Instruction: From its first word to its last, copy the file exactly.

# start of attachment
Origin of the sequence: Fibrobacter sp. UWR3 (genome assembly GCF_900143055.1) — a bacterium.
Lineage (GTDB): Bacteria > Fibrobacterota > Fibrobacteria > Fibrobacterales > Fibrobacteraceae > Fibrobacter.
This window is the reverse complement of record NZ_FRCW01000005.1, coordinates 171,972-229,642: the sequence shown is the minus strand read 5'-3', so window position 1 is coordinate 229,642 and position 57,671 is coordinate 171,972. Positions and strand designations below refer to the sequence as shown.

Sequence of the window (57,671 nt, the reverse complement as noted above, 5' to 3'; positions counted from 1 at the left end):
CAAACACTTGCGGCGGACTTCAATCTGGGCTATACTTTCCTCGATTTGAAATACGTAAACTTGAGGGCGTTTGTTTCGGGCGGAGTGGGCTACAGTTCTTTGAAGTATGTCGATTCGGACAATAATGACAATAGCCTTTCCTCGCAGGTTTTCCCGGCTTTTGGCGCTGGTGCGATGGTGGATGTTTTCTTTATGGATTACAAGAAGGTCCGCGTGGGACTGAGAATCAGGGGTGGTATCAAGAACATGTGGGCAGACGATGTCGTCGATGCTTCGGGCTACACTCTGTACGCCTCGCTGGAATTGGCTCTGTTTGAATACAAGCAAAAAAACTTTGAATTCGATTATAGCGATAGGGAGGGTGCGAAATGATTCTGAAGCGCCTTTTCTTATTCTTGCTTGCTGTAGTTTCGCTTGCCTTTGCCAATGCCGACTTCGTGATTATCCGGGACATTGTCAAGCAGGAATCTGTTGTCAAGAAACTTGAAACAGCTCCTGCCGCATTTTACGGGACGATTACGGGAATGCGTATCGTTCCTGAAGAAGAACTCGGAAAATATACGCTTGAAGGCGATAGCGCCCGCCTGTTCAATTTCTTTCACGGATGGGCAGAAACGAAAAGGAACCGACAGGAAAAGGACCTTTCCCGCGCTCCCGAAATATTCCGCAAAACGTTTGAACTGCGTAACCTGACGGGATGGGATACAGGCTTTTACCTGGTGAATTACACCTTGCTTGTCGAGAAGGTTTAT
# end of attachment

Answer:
Origin of the sequence: Fibrobacter sp. UWR3 (genome assembly GCF_900143055.1) — a bacterium.
Lineage (GTDB): Bacteria > Fibrobacterota > Fibrobacteria > Fibrobacterales > Fibrobacteraceae > Fibrobacter.
This window is the reverse complement of record NZ_FRCW01000005.1, coordinates 171,972-229,642: the sequence shown is the minus strand read 5'-3', so window position 1 is coordinate 229,642 and position 57,671 is coordinate 171,972. Positions and strand designations below refer to the sequence as shown.

Sequence of the window (57,671 nt, the reverse complement as noted above, 5' to 3'; positions counted from 1 at the left end):
CAAACACTTGCGGCGGACTTCAATCTGGGCTATACTTTCCTCGATTTGAAATACGTAAACTTGAGGGCGTTTGTTTCGGGCGGAGTGGGCTACAGTTCTTTGAAGTATGTCGATTCGGACAATAATGACAATAGCCTTTCCTCGCAGGTTTTCCCGGCTTTTGGCGCTGGTGCGATGGTGGATGTTTTCTTTATGGATTACAAGAAGGTCCGCGTGGGACTGAGAATCAGGGGTGGTATCAAGAACATGTGGGCAGACGATGTCGTCGATGCTTCGGGCTACACTCTGTACGCCTCGCTGGAATTGGCTCTGTTTGAATACAAGCAAAAAAACTTTGAATTCGATTATAGCGATAGGGAGGGTGCGAAATGATTCTGAAGCGCCTTTTCTTATTCTTGCTTGCTGTAGTTTCGCTTGCCTTTGCCAATGCCGACTTCGTGATTATCCGGGACATTGTCAAGCAGGAATCTGTTGTCAAGAAACTTGAAACAGCTCCTGCCGCATTTTACGGGACGATTACGGGAATGCGTATCGTTCCTGAAGAAGAACTCGGAAAATATACGCTTGAAGGCGATAGCGCCCGCCTGTTCAATTTCTTTCACGGATGGGCAGAAACGAAAAGGAACCGACAGGAAAAGGACCTTTCCCGCGCTCCCGAAATATTCCGCAAAACGTTTGAACTGCGTAACCTGACGGGATGGGATACAGGCTTTTACCTGGTGAATTACACCTTGCTTGTCGAGAAGGTTTAT